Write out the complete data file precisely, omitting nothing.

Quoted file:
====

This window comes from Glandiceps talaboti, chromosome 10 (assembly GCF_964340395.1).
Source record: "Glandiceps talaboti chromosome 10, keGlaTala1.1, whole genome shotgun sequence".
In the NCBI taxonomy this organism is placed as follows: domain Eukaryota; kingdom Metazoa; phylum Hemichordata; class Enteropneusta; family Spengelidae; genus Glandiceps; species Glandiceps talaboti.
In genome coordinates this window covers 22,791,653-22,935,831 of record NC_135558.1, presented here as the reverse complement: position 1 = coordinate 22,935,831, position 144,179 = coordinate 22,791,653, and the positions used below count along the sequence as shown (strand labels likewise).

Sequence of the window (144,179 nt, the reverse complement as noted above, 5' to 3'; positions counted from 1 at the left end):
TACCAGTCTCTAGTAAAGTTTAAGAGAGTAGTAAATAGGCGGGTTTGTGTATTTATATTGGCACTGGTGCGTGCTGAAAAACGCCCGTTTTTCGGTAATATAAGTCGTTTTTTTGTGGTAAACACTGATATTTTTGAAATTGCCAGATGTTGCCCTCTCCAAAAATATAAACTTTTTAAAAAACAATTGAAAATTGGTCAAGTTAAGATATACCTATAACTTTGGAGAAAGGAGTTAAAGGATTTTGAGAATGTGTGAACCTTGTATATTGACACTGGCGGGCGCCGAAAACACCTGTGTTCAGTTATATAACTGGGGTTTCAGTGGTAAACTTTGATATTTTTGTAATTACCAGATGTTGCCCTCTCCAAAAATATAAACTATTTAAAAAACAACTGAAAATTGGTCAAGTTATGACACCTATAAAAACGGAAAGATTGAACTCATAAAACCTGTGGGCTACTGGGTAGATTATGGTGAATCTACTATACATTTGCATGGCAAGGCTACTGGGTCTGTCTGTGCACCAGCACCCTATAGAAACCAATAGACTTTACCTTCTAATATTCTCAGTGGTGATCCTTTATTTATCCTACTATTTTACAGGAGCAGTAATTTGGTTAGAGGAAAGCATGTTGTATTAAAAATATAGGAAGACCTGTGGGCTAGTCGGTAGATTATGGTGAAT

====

This window comes from Glandiceps talaboti, chromosome 10 (assembly GCF_964340395.1).
Source record: "Glandiceps talaboti chromosome 10, keGlaTala1.1, whole genome shotgun sequence".
In the NCBI taxonomy this organism is placed as follows: domain Eukaryota; kingdom Metazoa; phylum Hemichordata; class Enteropneusta; family Spengelidae; genus Glandiceps; species Glandiceps talaboti.
In genome coordinates this window covers 22,791,653-22,935,831 of record NC_135558.1, presented here as the reverse complement: position 1 = coordinate 22,935,831, position 144,179 = coordinate 22,791,653, and the positions used below count along the sequence as shown (strand labels likewise).

Sequence of the window (144,179 nt, the reverse complement as noted above, 5' to 3'; positions counted from 1 at the left end):
TACCAGTCTCTAGTAAAGTTTAAGAGAGTAGTAAATAGGCGGGTTTGTGTATTTATATTGGCACTGGTGCGTGCTGAAAAACGCCCGTTTTTCGGTAATATAAGTCGTTTTTTTGTGGTAAACACTGATATTTTTGAAATTGCCAGATGTTGCCCTCTCCAAAAATATAAACTTTTTAAAAAACAATTGAAAATTGGTCAAGTTAAGATATACCTATAACTTTGGAGAAAGGAGTTAAAGGATTTTGAGAATGTGTGAACCTTGTATATTGACACTGGCGGGCGCCGAAAACACCTGTGTTCAGTTATATAACTGGGGTTTCAGTGGTAAACTTTGATATTTTTGTAATTACCAGATGTTGCCCTCTCCAAAAATATAAACTATTTAAAAAACAACTGAAAATTGGTCAAGTTATGACACCTATAAAAACGGAAAGATTGAACTCATAAAACCTGTGGGCTACTGGGTAGATTATGGTGAATCTACTATACATTTGCATGGCAAGGCTACTGGGTCTGTCTGTGCACCAGCACCCTATAGAAACCAATAGACTTTACCTTCTAATATTCTCAGTGGTGATCCTTTATTTATCCTACTATTTTACAGGAGCAGTAATTTGGTTAGAGGAAAGCATGTTGTATTAAAAATATAGGAAGACCTGTGGGCTAGTCGGTAGATTATGGTGAAT